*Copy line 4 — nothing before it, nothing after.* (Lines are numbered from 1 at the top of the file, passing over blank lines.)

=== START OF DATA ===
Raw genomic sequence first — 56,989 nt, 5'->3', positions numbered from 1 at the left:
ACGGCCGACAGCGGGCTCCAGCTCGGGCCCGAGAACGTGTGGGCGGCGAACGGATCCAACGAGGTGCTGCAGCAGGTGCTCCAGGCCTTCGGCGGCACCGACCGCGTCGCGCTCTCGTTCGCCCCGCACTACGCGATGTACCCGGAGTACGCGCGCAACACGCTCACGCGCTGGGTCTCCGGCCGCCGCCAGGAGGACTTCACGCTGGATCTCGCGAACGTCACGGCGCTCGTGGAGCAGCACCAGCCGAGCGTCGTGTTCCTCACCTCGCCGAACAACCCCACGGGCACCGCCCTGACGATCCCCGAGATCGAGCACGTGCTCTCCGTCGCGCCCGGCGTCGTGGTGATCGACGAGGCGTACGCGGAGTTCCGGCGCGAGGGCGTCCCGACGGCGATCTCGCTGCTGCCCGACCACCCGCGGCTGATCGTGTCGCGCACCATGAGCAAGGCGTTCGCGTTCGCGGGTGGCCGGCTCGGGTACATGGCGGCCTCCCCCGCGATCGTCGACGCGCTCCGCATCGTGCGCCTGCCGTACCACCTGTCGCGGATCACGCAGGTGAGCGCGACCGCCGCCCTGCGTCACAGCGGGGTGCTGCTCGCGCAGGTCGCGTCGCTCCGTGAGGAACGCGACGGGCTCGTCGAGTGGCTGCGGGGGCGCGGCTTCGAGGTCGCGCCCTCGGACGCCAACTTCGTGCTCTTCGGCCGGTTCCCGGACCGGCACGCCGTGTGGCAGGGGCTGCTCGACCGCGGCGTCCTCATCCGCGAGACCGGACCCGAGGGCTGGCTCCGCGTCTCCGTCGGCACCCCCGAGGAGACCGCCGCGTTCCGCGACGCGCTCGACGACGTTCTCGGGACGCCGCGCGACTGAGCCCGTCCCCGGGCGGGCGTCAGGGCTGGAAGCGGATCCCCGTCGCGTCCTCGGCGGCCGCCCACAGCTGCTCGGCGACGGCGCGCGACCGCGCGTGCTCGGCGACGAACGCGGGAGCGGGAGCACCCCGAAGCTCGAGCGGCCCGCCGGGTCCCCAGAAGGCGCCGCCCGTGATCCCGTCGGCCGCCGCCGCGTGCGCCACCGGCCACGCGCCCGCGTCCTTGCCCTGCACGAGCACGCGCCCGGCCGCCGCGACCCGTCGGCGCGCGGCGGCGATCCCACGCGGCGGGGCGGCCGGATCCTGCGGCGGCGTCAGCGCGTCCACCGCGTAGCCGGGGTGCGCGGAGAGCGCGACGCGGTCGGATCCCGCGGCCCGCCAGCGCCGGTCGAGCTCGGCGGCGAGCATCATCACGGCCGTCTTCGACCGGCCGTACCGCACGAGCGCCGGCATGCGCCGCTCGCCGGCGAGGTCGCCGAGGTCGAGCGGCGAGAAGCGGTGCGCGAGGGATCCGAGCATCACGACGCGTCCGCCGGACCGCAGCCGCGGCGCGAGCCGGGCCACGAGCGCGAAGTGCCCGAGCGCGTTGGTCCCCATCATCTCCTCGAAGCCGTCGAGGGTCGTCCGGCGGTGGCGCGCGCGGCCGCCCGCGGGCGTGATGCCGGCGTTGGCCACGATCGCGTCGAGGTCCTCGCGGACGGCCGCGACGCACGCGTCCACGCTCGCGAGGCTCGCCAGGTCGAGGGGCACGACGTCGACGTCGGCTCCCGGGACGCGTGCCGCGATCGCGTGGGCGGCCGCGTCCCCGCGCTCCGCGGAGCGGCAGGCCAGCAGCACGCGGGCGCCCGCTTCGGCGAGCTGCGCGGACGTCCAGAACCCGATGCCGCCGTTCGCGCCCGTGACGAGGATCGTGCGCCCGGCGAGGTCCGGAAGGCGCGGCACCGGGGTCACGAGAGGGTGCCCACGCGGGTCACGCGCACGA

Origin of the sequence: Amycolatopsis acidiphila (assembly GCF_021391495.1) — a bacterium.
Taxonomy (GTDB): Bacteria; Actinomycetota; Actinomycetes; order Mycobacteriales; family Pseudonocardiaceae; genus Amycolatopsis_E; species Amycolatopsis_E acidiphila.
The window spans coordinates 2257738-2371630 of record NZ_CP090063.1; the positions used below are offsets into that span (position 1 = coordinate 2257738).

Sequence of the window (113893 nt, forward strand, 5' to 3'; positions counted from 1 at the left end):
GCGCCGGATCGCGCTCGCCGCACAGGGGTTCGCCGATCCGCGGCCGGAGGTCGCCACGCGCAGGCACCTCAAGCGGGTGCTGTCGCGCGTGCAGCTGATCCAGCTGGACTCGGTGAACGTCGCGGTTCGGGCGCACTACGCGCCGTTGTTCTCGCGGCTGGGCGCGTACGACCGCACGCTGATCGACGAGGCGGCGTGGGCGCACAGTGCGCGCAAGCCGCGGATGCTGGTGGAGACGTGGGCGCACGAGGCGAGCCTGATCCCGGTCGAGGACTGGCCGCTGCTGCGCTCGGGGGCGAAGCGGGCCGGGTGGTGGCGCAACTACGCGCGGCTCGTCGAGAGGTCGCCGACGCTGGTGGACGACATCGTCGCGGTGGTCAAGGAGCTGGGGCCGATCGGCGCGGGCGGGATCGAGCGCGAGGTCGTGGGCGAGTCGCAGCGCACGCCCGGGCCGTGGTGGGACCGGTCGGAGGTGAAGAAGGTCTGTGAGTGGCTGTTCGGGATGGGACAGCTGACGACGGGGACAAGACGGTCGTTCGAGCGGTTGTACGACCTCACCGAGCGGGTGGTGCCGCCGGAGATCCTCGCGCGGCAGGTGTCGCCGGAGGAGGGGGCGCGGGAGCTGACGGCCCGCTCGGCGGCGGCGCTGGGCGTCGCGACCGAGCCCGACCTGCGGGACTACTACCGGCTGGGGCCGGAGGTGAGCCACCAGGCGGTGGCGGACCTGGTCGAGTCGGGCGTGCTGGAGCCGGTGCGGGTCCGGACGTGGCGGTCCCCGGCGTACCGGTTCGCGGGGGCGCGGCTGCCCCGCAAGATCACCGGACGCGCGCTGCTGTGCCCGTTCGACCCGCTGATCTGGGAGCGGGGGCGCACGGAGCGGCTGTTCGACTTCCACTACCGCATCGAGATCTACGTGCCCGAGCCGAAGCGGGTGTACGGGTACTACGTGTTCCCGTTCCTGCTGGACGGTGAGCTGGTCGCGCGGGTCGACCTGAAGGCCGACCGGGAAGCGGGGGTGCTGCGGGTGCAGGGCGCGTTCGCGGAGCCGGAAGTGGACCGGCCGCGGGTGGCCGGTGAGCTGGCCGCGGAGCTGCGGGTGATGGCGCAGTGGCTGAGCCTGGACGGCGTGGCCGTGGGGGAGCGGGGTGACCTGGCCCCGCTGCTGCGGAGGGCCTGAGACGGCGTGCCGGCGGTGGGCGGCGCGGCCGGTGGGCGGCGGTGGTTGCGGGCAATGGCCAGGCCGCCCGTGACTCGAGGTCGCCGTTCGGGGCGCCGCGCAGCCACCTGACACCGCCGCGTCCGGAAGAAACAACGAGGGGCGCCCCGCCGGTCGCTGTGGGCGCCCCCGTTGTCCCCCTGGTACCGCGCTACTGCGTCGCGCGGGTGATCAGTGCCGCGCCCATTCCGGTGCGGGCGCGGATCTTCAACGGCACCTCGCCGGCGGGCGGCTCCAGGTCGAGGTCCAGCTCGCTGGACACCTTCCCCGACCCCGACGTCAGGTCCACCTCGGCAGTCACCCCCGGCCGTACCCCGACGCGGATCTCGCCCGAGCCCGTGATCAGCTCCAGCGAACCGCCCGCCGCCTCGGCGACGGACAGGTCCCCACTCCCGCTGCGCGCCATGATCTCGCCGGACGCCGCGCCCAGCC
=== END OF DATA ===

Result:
Taxonomy (GTDB): Bacteria; Actinomycetota; Actinomycetes; order Mycobacteriales; family Pseudonocardiaceae; genus Amycolatopsis_E; species Amycolatopsis_E acidiphila.